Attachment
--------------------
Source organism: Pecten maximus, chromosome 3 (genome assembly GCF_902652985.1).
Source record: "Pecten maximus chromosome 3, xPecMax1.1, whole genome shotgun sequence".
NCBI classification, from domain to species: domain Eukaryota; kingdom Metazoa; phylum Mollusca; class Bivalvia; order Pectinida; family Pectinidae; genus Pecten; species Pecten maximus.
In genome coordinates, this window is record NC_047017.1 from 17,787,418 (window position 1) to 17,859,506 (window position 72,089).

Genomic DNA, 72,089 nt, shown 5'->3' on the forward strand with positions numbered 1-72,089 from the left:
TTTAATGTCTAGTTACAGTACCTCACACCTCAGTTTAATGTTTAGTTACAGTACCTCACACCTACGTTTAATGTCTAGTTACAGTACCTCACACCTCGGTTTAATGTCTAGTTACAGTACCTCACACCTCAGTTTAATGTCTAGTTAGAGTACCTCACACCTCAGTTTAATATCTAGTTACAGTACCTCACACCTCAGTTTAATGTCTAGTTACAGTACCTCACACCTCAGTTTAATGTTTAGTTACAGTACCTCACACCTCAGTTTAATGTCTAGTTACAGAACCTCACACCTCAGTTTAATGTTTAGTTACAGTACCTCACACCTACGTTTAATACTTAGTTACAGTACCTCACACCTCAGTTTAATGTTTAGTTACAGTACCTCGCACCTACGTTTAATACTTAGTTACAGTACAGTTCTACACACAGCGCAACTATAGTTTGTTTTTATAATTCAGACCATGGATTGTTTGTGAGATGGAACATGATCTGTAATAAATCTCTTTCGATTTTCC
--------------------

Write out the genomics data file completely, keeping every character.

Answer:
Source organism: Pecten maximus, chromosome 3 (genome assembly GCF_902652985.1).
Source record: "Pecten maximus chromosome 3, xPecMax1.1, whole genome shotgun sequence".
NCBI classification, from domain to species: domain Eukaryota; kingdom Metazoa; phylum Mollusca; class Bivalvia; order Pectinida; family Pectinidae; genus Pecten; species Pecten maximus.
In genome coordinates, this window is record NC_047017.1 from 17,787,418 (window position 1) to 17,859,506 (window position 72,089).

Genomic DNA, 72,089 nt, shown 5'->3' on the forward strand with positions numbered 1-72,089 from the left:
TTTAATGTCTAGTTACAGTACCTCACACCTCAGTTTAATGTTTAGTTACAGTACCTCACACCTACGTTTAATGTCTAGTTACAGTACCTCACACCTCGGTTTAATGTCTAGTTACAGTACCTCACACCTCAGTTTAATGTCTAGTTAGAGTACCTCACACCTCAGTTTAATATCTAGTTACAGTACCTCACACCTCAGTTTAATGTCTAGTTACAGTACCTCACACCTCAGTTTAATGTTTAGTTACAGTACCTCACACCTCAGTTTAATGTCTAGTTACAGAACCTCACACCTCAGTTTAATGTTTAGTTACAGTACCTCACACCTACGTTTAATACTTAGTTACAGTACCTCACACCTCAGTTTAATGTTTAGTTACAGTACCTCGCACCTACGTTTAATACTTAGTTACAGTACAGTTCTACACACAGCGCAACTATAGTTTGTTTTTATAATTCAGACCATGGATTGTTTGTGAGATGGAACATGATCTGTAATAAATCTCTTTCGATTTTCC